"Biker" for me usually means motorbiking, though I also have a Marin mountain-bike...
My current motorbikes are a CBR600RR and a CBR600RW, both from Honda.
Previously I have owned: Honda VF750F, Yamaha FJ600, Suzuki GSX750EX, Yamaha FJ750, Yamaha XJ900, Kawasaki Z750 and I passed my riding test on my Kawasaki KH250.
See also my Motorbiking web links
Last weekend in January and - taking advantage of a lucky break in the winter weather in Provence - an opportunity for a quick spin on my RR of the tour of the Étang de Berre, the lagoon adjoining the oil refineries constructed to process oil bought by France from Iraq.
The area is a geological melting pot with numerous different types of rock; consequently the road is both interesting and challenging to motorbikes, there are sections of autoroute, including the Caronte viaduct over Martigues, ordinary N roads (route Nationale) and a very interesting section of particularly troubled geology between Istres and St Chamas where the road twists on under the shade of low pine trees along the shoreline of a thin isthmus. Both exciting to ride and pleasing to the eyes.
A fiery dawn in Marseille and fresh start for a ride up from Barcelonette to the col de la Bonette, that the French say is the highest road pass in Europe. The route de la Bonette climbs more than 1400m in altitude over about 14km length up from Jausiers. The current route, built 1963-64, passes the barracks at Restfond and some high altitude bunkers built by Maginot in 1931 as part of what became known as the “Maginot Line”. Many inscriptions in the rock and on the buildings and bunkers confirm the area was heavily associated with the Légion Etrangère.
Autumn colours in the trees in the valley of the Durance and onwards past Chorges and the Lac de Serre-Poncon to Barcelonette, Fine, dry and clear roads with just real insects hitting the visor, no police (“flics”) and no cyclists! No snow on the crags and the signs confirmed all the cols open; but time for winter leathers.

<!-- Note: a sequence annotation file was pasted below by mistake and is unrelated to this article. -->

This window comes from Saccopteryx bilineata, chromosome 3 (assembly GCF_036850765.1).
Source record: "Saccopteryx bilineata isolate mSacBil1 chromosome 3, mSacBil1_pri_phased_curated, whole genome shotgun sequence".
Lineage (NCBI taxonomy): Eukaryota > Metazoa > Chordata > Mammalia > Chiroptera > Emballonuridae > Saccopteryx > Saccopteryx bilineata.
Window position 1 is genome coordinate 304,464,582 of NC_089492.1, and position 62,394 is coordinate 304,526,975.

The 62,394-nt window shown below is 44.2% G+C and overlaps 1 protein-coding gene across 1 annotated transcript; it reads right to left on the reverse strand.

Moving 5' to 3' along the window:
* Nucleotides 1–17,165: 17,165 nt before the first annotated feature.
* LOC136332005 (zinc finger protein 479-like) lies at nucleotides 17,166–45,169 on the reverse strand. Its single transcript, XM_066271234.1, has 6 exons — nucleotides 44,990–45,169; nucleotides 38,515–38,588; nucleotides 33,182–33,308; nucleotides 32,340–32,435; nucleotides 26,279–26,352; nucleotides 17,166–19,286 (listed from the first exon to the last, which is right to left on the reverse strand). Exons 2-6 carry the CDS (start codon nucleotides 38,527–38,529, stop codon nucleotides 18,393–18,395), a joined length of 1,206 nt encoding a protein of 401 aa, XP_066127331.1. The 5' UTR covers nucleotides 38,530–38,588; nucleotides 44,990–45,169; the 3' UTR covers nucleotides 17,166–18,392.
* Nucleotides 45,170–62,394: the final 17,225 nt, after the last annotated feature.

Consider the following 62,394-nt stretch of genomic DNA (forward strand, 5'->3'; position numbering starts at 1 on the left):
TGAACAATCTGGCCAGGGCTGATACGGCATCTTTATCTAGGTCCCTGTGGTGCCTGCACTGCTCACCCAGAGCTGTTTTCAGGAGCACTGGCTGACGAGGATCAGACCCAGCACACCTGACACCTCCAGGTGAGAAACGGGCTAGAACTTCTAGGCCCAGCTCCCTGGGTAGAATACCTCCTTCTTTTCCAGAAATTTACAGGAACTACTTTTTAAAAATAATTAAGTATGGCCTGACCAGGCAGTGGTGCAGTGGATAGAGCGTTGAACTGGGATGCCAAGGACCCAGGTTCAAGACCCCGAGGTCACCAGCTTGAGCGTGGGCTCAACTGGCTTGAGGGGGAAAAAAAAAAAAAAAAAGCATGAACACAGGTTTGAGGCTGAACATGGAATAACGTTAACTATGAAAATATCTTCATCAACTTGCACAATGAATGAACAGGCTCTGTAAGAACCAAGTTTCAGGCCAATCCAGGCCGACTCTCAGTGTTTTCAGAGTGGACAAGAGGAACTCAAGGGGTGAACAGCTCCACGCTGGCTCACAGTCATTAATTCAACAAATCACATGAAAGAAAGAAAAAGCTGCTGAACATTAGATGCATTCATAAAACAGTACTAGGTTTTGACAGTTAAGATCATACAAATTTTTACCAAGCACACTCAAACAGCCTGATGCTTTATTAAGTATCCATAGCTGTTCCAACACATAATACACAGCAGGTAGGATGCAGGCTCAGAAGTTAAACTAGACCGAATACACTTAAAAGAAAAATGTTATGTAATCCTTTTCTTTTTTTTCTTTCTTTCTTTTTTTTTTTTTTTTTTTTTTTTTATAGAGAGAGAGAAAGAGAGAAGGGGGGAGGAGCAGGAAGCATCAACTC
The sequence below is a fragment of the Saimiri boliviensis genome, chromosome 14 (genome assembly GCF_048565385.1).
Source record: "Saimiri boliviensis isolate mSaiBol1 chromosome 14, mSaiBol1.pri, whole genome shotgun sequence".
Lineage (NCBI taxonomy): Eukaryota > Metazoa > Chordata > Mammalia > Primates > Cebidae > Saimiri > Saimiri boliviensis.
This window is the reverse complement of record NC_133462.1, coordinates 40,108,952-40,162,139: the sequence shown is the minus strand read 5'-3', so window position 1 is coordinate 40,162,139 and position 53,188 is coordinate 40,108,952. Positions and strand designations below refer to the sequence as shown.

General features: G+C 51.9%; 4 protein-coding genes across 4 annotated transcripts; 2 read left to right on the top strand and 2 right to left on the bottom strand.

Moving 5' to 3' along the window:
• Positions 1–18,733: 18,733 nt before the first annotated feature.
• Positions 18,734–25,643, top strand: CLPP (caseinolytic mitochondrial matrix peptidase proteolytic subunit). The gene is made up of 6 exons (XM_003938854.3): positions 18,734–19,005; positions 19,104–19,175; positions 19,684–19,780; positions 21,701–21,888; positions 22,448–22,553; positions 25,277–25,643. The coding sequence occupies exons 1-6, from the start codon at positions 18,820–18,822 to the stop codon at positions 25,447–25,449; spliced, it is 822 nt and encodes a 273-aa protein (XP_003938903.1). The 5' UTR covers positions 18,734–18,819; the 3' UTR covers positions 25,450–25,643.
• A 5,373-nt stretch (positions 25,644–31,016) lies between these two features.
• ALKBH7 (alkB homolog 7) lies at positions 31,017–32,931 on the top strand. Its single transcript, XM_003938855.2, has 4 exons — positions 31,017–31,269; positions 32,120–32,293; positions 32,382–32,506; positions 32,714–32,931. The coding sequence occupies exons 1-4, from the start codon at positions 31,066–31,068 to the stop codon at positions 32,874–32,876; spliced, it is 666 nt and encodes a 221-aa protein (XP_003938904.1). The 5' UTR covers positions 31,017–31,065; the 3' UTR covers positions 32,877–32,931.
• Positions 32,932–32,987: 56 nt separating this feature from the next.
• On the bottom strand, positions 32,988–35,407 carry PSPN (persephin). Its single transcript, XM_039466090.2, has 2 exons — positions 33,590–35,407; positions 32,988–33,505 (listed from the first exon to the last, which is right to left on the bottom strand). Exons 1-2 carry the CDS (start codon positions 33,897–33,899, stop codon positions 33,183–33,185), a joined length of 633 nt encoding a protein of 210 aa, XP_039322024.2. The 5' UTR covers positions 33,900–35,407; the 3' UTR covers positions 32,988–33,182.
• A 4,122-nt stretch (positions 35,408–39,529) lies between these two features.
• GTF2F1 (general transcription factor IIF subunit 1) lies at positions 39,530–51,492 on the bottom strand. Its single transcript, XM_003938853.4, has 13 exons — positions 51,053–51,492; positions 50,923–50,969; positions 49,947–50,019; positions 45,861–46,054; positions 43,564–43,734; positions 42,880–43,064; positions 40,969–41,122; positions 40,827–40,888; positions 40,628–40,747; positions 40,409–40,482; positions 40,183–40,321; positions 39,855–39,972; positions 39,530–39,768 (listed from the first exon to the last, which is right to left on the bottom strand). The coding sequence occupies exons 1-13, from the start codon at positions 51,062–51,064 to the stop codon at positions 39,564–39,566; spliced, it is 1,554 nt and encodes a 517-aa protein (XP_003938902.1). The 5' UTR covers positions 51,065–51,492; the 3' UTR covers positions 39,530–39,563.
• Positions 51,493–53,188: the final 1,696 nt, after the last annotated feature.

Then the magnificent col de la Bonette, practically perfect, lots and lots of corners to get the leg down and use some sidewall rubber. The corners keep on coming and they are all different. Pretty much an empty road: a few cars, a downhill board rider, then just a couple of cyclists and no flocks of sheep sprawled across the road, but there were a few marmot calls. Is this biker paradise, the place to say to the devil that I want to stay for ever? Maybe that's getting a bit fanciful, but having seen Gounod's “Faust” earlier this week at Covent Garden, I was just waiting for Mephistopheles to appear and make life hell. Maybe he didn't appear because I was missing a “Marguerite” on two wheels; I was riding alone, despite asking around both the UK or the French bike clubs of which I am a member. Anyhow, I got back to Marseille under a colourful sunset for a meal with friends at a favourite small restaurant on the Canebière; a social end to a brilliant day.
I was last up there in August 2010: Col de la Bonette, 2802m - August 2010
The col de la Bonette, 2715m, is where the route passes from the valley of the river Ubaye to the valley of the river Tinée
The highest point of the Route de la Bonette is at 2802m.
Leaving the bike and walking up a further 60m altitude (about the same as a Avon Gorge in Clifton, Bristol) one reaches the Cime de la Bonette at 2862m, 9390ft.
Col de l’Iseran, 2770 m
The mythic big one, the highest road pass in Europe between valleys. Place of rocks, strong sunshine and a chilly breeze. It's always an event to come up here, my first ride was on my XJ750 back in 1986. That was an epic camping trip in the days of European biking before mobile phones and internet booking and before the euro made the currencies easy. Before also the almost ubiquitous adventure style motorbikes and GPS navigation....
Col de la Madeleine, 1993 m
The view of Mt Blanc, 4810 m, is spectacular at the col. It's a classic granite Alpine climb from industrial La Lechère through pine forests, road and views widening out through pretty villages towards the summit.
Cormet d’Arêches, 2109 m
The “other cormet”, more for the hikers, mountain push-bikers and trail motorbikes.
Sumptuous views of the high Beaufortain pastures and the rich red Beaufort cows who supply the milk for the Beaufort cheese. Watch out for
“mud” on the road!
I'm riding light for a week on the mountain roads of the Alps. No laptop, although I do have my SLR camera but photos will have to wait till I'm back in Marseille..
I left Marseille for a long ride north via the Col de la Croix Haute (1179 m.) to Saint-Gervais under Mont Blanc. A bit of rain towards the end of the day which cleaned the Provence dust off my white leathers and boots but didn't soak me through.